Here's the thing, LED lights would be cheaper even if they used the same amount of power as comparable incandescent bulbs because they last longer. This website says that you need 1 LED bulb or 21 incandescent lightbulbs for 25,000 hours of use. The 21 incandescent bulbs at \$1 apiece cost your \$21, while the single LED bulb only cost you \$8.

Moreover, you didn't have to change the lightbulb 21 times, which might be an easy task, but it requires some additional cognitive load of remembering you need lightbulbs, buying the lightbulbs, and installing them. Also, using less energy is better for everyone, especially if it comes from nonrenewable sources.

On the large scale, this has been the biggest advantage of LED technology. Municipalities spend a large amount of money just paying people to change high pressure sodium and mercury lamps, so the biggest savings has not come from the energy savings but instead reduced maintenance.

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    $\begingroup$ There are 2 common real-world factors that seriously distort the maintenance calculation: 1- Lots of people rent and/or don't expect to stay in their current home for more than a few years, so any investments in really long-lasting lights are useless to them. 2 - LED lifespan degrades drastically if they overheat, which is a major issue, since "normal" light fixtures are still shaped for incandescents which generate almost all their heat on their front whereas their LED replacements generate most of their heat at the back, which is confined and unventilated in normal fixtures so they overheat $\endgroup$
    – Eugene
    Oct 27 at 17:49
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    $\begingroup$ This isn't an issue for enterprise users like municipalities, since they replace the fixtures as well, but if you e.g. unscrew a ceiling light and screw in a light-bulb shaped LED, you'll often find that the back of the fixture has 0 ventilation and the LED will fail in a fraction of it's design life-span. $\endgroup$
    – Eugene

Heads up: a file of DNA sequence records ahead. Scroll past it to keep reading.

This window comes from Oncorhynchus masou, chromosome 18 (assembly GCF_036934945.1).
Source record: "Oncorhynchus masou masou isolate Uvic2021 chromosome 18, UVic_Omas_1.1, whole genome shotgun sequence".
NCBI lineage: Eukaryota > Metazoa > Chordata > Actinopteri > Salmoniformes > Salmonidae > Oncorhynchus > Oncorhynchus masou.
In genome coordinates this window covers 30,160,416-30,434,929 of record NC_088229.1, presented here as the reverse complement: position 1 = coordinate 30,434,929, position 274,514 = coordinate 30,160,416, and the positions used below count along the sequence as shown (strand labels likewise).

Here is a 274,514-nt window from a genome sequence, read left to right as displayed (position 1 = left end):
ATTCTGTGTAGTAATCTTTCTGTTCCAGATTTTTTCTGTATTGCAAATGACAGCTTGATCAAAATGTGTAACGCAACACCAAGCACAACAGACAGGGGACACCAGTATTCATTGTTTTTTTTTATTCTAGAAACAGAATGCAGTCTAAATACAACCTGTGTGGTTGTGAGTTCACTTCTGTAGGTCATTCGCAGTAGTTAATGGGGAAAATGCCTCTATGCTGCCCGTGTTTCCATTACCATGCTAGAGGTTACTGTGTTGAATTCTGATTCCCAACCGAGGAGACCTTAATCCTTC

Oct 27 at 17:54
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    $\begingroup$ @Eugene Those are good points, which need to be considered. I will say that when I used to rent, I installed LED lights and took some of them with me when I moved (putting the incandescent bulbs back in their places). $\endgroup$ Oct 27 at 17:59
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    $\begingroup$ @Eugene: If you and the answerer are the only people in the comment section, you won't see the answerer show up in the @ suggestions. $\endgroup$ Oct 27 at 19:13
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    $\begingroup$ "Also, using less energy is better for everyone, especially if it comes from nonrenewable sources." – the premise of the question was that you use the same energy anyways (because it's needed for heating), so this is not an argument. $\endgroup$ Oct 27 at 21:20
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There's also the generation efficiency that comes into play. In general, about 60% of energy used to produce electricity is lost in conversion, so for every Watt-hour your light bulb consumes more than two Watt-hours worth of fuel have to be burned.

Of course, if you burn these two Watt-hours worth of fuel in your boiler, you'll get almost the full amount as heat: 92-95% for condensing gas boilers and around 85% for traditional ones.

I used the fossil fuel as example, but generation efficiency losses applies to renewable energy as well: e.g. solar panels have efficiency around 20-25%, vs. 60+% for solar water heaters, so 1 electrical Watt-hour is "worth" about 3 thermal Watt-hours.

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    $\begingroup$ To truly be a fair comparison, however, you'd need some way of comparing the environmental impact of producing the electricity (Coal? Wind? Solar?) to produce some quantity of heat via resistive heating versus directly burning some fuel to produce the same amount of heat. Even if the power plant is using the same fuel (assuming it's using combustion in the first place!), the scale of operation may affect their efficiency versus what you would see in a smaller dwelling. $\endgroup$
    – Matthew
    Oct 27 at 16:53